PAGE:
Burned-out parents seek help from a new ally: ChatGPT
ChatGPT's latest job is to be mom and dad's brilliant sidekick. Parents of kids of all ages are using the chatbot to help raise their children.
Why it matters: The tool has the potential to ease the burden on burned-out, over-scheduled parents. But it's no replacement for a human's judgment — especially regarding what's best for their kids.
What's happening: ChatGPT excels at brainstorming and researching — both functions that can be uniquely useful to parents, says Celia Quillian, a product marketer in Atlanta who runs a TikTok account advising followers on creative ways to use the robot.
- The chatbot could plan an 8-year-old's mermaid-themed birthday party in seconds, offering drink ideas like mermaid fruit punch — blue Gatorade with floating gummy fish — and snack ideas like seashell cookies.
- It can conjure up a chore chart for a group of young siblings, tailoring the tasks so they're appropriate for each age. For example, a 7-year-old might start with picking up toys, while their 13-year-old sibling vacuums the living room.
- It can even answer age-old questions that kids ask exasperated parents. Think, "Why is the sky blue?" The chatbot will feed you an answer fit for a 4-year-old.
Zoom in: Some parents are using the chatbot to navigate even bigger milestones in their children's lives.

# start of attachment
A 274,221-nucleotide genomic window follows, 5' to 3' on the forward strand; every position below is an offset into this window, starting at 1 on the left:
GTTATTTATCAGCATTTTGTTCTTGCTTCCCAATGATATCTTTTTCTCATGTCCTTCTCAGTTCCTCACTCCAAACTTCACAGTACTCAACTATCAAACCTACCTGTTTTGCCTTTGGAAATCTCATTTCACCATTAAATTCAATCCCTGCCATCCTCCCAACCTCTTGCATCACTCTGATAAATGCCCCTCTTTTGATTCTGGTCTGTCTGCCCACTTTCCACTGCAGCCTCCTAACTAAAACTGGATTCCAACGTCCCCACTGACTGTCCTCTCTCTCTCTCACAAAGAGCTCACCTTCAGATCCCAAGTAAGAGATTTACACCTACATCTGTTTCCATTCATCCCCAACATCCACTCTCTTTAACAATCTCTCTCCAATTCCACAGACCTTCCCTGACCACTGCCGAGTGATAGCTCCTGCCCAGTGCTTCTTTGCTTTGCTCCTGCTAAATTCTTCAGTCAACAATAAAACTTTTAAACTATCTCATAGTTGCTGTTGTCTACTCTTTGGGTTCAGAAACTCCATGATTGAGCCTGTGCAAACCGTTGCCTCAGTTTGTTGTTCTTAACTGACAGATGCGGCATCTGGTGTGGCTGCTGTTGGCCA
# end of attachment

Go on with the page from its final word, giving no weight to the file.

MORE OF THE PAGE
- Parents have used it to script "the talk" with young teens or draft a toast for their child's wedding.
What they're saying: Keith Foxx, principal at Foxxstem engineering services, regularly uses ChatGPT to connect to his third and youngest daughter, who's currently in 10th grade.
- Foxx says his daughter struggled through COVID and now he connects with her by sending her inspirational texts or poems.
- "I'll say 'Give me a 16-line poem for a 15-year old, from her dad. She needs motivation to go to school,'" Foxx told Axios.
- Because he's able to get very specific in his prompts, the texts are personal. And if the result doesn't sound like him, Foxx gets even more specific.
- "I may have a follow-up that says, '"This is good, but, you know, can you do it for an African-American dad?'"
Reality check: "The idea of using it for something meaningful like communicating with your kids" raises flags, says Yuko Munakata, a psychologist at the University of Colorado Boulder. "Parents know their kids way better than any AI system is going to be able to capture."
- Kids, especially teens, will be able to tell when their parents are using their own words versus those of a bot. "It's this stilted, artificial thing," says Munakata. "All of the things that would make it special are not going to be there."
- To this, Foxx argues that he keeps on prompting ChatGPT to get better results. He'll ask for responses from "a professional dad or a dad who really loves his daughter and spends a lot of time with her."
- Foxx says he isn't trying to fool his daughter, just to connect. The last time he sent her a poem, he adds, she responded with "Thank you, Daddy" and a heart — "and then she was like, 'Did you use ChatGPT?'"
The bottom line: "It's like with every new technology. Take it with a grain of salt," Quillian says. "It's not an end-all, be-all."